"Pakistan's image will be hit and only time will tell how much
damage has been done to Pakistan cricket. The World Cup too might be
affected. Preparations for the World Cup will start much before 2011 and no
country would want to come now to Pakistan. We will know the
extent of damage to our cricket in some time. I am worried where Pakistan
will get a chance to play, not only in Pakistan but outside as well."
Inzamam-ul-Haq, former Pakistan captain
"I am shocked, and very, very sad. It was an honest belief we held [that sporting teams would not be targeted by terrorists], and it is tragic that this has happened. Cricket won't be played in Pakistan for the forseeable future. Pakistan look like they will become a wandering cricket team now. They will be playing at neutral venues, because you can guarantee that there won't be games there. Obviously, there is no chance of the Champions Trophy or the World Cup going ahead there."
Geoff Lawson, former Pakistan coach
"It's very frightening that for the first time a cricket team appears to be the specific target of terrorist action. That's never happened before - all previous incidents have been about being in the wrong place at the wrong time. This is a very different proposition and I think just a very frightening one for world cricket."
Justin Vaughan, New Zealand Cricket chief executive
"A lot of the concerns we raised during the Champions Trophy have unfortunately come home to roost. There were a number of factors we considered, including the global exposure an attack on an international sporting team could have. This, unfortunately, is the realisation of many of the things we thought, and it is a terrible way to find out."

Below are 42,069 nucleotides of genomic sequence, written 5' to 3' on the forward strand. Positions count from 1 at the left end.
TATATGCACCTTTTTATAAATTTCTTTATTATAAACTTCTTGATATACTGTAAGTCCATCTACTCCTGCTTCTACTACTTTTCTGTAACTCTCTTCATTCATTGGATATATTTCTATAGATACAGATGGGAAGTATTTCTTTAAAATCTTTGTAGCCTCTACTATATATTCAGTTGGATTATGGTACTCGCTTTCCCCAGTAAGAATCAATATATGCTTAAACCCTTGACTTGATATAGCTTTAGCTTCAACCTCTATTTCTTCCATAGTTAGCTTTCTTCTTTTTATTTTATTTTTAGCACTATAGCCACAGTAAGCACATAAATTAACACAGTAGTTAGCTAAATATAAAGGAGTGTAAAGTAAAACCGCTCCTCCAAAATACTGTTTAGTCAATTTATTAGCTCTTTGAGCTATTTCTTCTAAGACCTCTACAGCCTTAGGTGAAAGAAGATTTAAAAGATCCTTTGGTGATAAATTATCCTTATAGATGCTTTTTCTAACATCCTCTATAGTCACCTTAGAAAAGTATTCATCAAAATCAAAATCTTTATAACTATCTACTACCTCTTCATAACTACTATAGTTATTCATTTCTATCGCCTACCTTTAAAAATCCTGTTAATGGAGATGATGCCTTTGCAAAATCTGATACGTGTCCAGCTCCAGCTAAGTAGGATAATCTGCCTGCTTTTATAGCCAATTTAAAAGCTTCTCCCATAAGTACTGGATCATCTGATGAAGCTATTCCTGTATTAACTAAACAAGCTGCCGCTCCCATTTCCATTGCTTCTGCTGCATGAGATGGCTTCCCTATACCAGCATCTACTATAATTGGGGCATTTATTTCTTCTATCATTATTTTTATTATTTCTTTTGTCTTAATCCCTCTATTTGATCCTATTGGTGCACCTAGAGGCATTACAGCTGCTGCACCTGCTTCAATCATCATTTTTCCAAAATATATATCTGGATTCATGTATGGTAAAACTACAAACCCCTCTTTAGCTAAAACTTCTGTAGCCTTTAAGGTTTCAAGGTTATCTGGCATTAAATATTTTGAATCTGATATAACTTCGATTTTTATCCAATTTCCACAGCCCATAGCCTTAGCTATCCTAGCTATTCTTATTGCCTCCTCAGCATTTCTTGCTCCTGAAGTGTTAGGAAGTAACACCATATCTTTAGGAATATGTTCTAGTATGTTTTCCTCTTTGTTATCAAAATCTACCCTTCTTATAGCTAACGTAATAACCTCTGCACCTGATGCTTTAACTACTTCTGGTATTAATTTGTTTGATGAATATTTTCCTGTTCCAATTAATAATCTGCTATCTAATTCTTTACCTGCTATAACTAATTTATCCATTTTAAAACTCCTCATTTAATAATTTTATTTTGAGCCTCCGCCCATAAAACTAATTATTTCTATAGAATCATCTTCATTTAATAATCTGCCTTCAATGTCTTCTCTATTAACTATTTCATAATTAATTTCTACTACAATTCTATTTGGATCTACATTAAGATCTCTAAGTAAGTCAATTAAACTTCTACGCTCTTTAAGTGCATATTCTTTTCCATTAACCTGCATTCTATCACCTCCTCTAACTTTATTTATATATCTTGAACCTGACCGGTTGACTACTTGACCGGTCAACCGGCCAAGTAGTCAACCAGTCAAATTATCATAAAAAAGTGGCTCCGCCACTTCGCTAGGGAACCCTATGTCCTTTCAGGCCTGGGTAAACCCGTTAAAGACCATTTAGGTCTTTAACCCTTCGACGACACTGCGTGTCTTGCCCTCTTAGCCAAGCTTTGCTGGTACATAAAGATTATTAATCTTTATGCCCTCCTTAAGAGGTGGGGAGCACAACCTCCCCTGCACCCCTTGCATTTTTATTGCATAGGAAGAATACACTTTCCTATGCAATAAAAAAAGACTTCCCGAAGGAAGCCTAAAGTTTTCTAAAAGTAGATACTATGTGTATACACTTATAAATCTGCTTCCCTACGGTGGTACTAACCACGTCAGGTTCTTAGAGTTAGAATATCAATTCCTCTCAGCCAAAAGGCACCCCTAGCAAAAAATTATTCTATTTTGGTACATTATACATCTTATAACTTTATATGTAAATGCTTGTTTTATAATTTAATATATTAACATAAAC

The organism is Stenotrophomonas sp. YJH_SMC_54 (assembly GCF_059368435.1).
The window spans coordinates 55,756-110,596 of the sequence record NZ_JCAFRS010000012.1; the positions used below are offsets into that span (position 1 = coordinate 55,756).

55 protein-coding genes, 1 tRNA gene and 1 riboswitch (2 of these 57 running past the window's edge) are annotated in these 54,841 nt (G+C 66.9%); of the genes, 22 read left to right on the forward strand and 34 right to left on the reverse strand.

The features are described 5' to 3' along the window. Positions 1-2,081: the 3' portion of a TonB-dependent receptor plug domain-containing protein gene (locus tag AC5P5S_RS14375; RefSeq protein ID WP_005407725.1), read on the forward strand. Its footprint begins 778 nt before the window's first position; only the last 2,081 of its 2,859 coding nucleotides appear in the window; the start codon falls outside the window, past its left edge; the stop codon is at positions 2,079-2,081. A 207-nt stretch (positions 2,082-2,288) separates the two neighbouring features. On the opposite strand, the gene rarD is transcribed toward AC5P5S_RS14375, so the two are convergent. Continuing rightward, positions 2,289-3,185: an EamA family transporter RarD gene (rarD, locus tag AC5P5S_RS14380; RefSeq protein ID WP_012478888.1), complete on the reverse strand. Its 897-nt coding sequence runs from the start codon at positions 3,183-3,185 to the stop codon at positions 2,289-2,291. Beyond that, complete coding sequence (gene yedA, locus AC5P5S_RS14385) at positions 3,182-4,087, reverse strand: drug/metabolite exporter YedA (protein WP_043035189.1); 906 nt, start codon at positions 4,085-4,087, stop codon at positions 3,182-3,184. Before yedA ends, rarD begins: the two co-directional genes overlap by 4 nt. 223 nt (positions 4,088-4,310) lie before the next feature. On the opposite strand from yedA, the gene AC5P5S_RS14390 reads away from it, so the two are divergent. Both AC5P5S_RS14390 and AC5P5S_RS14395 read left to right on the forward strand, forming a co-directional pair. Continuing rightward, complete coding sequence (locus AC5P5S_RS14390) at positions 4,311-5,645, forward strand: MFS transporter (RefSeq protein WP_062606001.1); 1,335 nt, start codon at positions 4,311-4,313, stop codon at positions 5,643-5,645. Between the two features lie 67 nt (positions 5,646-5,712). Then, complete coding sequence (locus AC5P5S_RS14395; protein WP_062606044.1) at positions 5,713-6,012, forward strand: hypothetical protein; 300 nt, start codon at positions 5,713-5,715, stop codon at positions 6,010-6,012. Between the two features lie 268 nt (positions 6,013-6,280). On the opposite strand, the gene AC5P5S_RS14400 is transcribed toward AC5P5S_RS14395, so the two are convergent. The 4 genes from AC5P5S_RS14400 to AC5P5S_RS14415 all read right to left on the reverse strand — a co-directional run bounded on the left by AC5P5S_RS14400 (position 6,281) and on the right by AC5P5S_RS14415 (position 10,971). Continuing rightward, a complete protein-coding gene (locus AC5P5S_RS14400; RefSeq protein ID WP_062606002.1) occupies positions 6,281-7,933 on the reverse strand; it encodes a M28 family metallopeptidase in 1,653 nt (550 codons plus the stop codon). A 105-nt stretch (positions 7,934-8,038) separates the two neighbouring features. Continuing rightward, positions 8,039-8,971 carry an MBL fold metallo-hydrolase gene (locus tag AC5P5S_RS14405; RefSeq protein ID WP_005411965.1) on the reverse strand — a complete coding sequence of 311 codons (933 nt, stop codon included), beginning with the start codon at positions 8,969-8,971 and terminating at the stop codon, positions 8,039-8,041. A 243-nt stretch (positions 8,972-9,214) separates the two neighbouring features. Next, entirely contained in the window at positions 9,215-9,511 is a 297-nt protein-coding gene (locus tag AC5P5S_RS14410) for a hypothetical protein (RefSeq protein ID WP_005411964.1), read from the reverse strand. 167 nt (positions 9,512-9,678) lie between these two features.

Reg Dickason, the security consultant contracted by the ECB and CA
"Our way of life and our favourite pastime has been targeted. We have to get united and fight the terrorists. The civil society, sportsmen have to wake up and raise their voice. Younis Khan's triple ton garnered positive headlines across cricketing world. People had started to come in to watch and we were hoping that cricket would revive in Pakistan. Then this has happened."
Ramiz Raja, former Pakistan captain, and commentator
"I was quite shocked, quite blank. It's sad that sportspersons are attacked. People say sport is not targeted, but you are not immune to it. Once a guy decides to attack the cricketers, we are not tough targets. Cricketers roam about freely on tours, so you have to be aware."
Mahendra Singh Dhoni, India captain
"At the moment it's the safety of the people hurt [that is the main concern]. We've got some good friends in the Sri Lankan team, the Indians are also close to a lot of them. But I suppose it's tough for Pakistan cricket to come back from this, for no fault of their own."
Daniel Vettori, New Zealand captain
"It's devastating. I have been to Pakistan a few times, and I know a couple of Sri Lankans really well. I feel for the PCB and their players. It's no fault of their own."
Jacob Oram, New Zealand allrounder
© ESPN Sports Media Ltd.